Since then, the ship has sailed more than 140,000 miles around the world – like its forebear, it has circumnavigated the world – and been feared in various films including Shogun (1979), Drake’s Venture (1980) and St Trinian’s 2: The Legend of Fritton’s Gold (2009).

It has been moored in Southwark since 1996 – it did leave briefly for a visit to Southampton in 2003 – and as well as hosting school visits, is also open for tours and can be booked for private functions.

WHERE: Golden Hinde II, Bankside (nearest Tube station is London Bridge); WHEN: Self-guided tours 10am to 5.30pm daily (check website for other tour times and dates); COST: Various (depending on tour); WEBSITE: www.goldenhinde.com.

Famed for its mention in Geoffrey Chaucer’s iconic 14th century work, The Canterbury Tales, The Tabard Inn once stood on Borough High Street in Southwark.

The inn was apparently first built for the Abbot of Hyde in 1307 as a place where he and his brethren could stay when they came to London and stood on what had been the main Roman thoroughfare between London and Canterbury.

Blue_plaque,_Tabard_InnIt became a popular hostelry for pilgrims making their way from the Chapel of St Thomas á Becket on London Bridge to the saint’s shrine in Canterbury Cathedral and was one of a number of inns which eventually came to be built in Southwark at the London end of the pilgrim route.

It’s in this context that it earns a mention in Chaucer’s 14th century work as the pilgrims set off on their journey.

The inn passed into private hands following the Dissolution and in 1676, 1o years after the Great Fire of London, burned down in a fire which devastated much of Southwark (the back part of it had been damaged by fire a few years earlier). Earlier patrons may have, it’s been suggested, included the Bard himself, William Shakespeare.

It was subsequently rebuilt as a galleried coaching inn and came to be renamed The Talbot (it’s been suggested this was due to a spelling mistake by the signwriter). Its neighbour, the George Inn, still stands in Talbot Yard (it was also apparently burnt down and rebuilt after the 1676 fire).

Business for the coaching inns dropped away, however, with the coming of the railways and the building was converted into stores before eventually being demolished in 1874.

A plaque to the inn can be seen in Talbot Yard (named for the inn’s later incarnation) – it was unveiled by Terry Jones in 2003.

PICTURE: BH2008/Wikimedia.

Cavell

It’s International Women’s Day, so we’re celebrating by remembering two heroic women immortalised in statues in central London. Above is Edith Cavell, a British nurse who was trapped in Brussels by advancing German armies in 1914 and then subsequently arrested for aiding French and British soldiers to escape before being executed by firing squad on 12th October, 1915 – an event widely condemned around the world. The marble statue, located in St Martin’s Place at the intersection of Charing Cross Road and St Martin’s Lane, is by George Frampton and was erected in 1920. Below, meanwhile, is a bust of Violette Szabo which tops a memorial to the Special Operations Executive (SOE). Szabo, who was posthumously awarded the George Cross and the Croix de Guerre after she was captured and eventually executed by the German Army in early 1945, was among 117 SOE agents who did not return from their missions to France. Located on Albert Embankment, the statue – which is the work of Karen Newman – was unveiled in 2009.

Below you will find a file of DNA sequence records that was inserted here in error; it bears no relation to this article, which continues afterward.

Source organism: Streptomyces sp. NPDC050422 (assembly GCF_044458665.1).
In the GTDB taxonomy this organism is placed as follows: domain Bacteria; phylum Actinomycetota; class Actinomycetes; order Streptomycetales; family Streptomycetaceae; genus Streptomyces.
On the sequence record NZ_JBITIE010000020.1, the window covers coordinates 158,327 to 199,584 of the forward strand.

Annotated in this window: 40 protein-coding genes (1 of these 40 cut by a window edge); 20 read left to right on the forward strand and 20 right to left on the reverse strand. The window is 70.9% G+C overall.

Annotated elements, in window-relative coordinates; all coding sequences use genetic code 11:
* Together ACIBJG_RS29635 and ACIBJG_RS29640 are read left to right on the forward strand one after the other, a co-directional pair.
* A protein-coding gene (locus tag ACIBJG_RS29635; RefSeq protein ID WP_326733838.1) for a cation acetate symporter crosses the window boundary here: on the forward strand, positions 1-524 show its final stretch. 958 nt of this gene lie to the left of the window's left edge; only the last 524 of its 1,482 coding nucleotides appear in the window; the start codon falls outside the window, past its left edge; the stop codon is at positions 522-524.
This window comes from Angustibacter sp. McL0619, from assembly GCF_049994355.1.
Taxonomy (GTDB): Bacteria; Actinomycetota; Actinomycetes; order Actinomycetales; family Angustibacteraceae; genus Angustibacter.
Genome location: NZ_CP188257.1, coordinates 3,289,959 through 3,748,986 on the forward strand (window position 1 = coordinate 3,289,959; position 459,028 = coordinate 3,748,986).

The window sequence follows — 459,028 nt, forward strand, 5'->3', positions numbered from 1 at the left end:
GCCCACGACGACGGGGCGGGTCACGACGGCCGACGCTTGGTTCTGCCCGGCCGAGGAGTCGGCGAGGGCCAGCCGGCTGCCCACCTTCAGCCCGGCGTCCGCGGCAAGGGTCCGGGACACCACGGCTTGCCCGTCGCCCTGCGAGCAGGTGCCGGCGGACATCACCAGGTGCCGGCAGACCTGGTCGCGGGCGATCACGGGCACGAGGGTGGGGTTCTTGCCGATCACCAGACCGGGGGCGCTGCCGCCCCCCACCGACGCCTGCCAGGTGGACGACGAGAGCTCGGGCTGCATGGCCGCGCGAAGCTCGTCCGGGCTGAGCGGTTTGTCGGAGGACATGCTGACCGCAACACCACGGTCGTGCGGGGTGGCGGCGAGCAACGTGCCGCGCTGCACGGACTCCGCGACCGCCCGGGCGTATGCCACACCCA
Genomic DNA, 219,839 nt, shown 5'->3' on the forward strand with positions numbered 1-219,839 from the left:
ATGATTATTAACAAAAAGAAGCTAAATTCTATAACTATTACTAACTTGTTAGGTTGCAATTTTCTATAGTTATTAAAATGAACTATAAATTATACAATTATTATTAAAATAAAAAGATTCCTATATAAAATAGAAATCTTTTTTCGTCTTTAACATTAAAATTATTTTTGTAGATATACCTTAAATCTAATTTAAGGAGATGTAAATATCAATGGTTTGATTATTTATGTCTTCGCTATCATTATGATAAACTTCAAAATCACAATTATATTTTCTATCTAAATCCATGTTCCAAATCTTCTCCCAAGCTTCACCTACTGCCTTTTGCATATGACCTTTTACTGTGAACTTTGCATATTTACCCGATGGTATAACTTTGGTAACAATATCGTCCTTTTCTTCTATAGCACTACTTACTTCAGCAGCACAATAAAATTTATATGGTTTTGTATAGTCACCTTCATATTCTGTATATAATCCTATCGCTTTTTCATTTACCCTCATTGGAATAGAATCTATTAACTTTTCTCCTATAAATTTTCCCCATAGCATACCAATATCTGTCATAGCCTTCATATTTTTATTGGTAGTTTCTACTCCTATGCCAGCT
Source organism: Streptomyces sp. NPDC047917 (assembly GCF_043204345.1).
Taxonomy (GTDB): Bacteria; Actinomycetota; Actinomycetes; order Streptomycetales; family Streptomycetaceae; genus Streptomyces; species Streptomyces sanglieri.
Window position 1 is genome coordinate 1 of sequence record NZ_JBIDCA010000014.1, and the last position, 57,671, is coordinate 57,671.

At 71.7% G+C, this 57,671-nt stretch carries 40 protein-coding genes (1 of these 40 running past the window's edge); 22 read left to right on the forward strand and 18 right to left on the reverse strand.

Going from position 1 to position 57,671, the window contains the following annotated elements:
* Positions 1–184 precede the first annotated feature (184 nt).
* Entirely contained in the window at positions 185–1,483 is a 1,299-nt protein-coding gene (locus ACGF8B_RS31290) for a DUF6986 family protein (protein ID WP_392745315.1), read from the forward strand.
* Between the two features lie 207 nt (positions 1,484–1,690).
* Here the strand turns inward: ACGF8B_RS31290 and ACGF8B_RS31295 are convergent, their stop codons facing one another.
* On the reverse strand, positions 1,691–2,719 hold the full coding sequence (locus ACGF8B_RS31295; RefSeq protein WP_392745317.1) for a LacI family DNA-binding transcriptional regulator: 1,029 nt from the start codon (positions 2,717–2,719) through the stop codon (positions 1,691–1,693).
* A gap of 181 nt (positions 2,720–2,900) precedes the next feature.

Szabo

Harper Road Woman (c) Museum of LondonA detailed picture of the inhabitants of Roman London, known as Londinium, has been created for the first time, the Museum of London announced this week. Detailed analysis of the DNA of four skeletons has revealed a culturally diverse population. The examined skeletons include that of a Roman woman (pictured left), likely to have been born in Britain with northern European ancestry, found buried with high status grave goods at Harper Road, Southwark, in 1979, and another of a man, whose DNA revealed connections to Eastern Europe and the Near East, who was found at London Wall in 1989 with injuries to his skull which suggest he may have been killed in the nearby amphitheatre before his head was dumped in a pit. The other two skeletons examined were found to be that of a blue-eyed teenaged girl found at Lant Street, Southwark, in 2003, believed to have been born in north Africa, whose ancestors lived in south-eastern Europe and west Eurasia, and that of an older man found at Mansell Street who was born in London and whose ancestry had links to Europe and north Africa. The examination – the first multi-disciplinary study of the inhabitants of a Roman city anywhere in the empire – also revealed that all four suffered from gum disease. Caroline McDonald, senior curator at the museum, said that while it has always been understood Roman London was a culturally diverse place, science was now “giving us certainty”. “People born in Londinium lived alongside people from across the Roman Empire exchanging ideas and cultures, much like the London we know today.” The four skeletons will form the basis of a new free display, Written in Bone, opening at the Museum of London on Friday. PICTURE: © Museum of London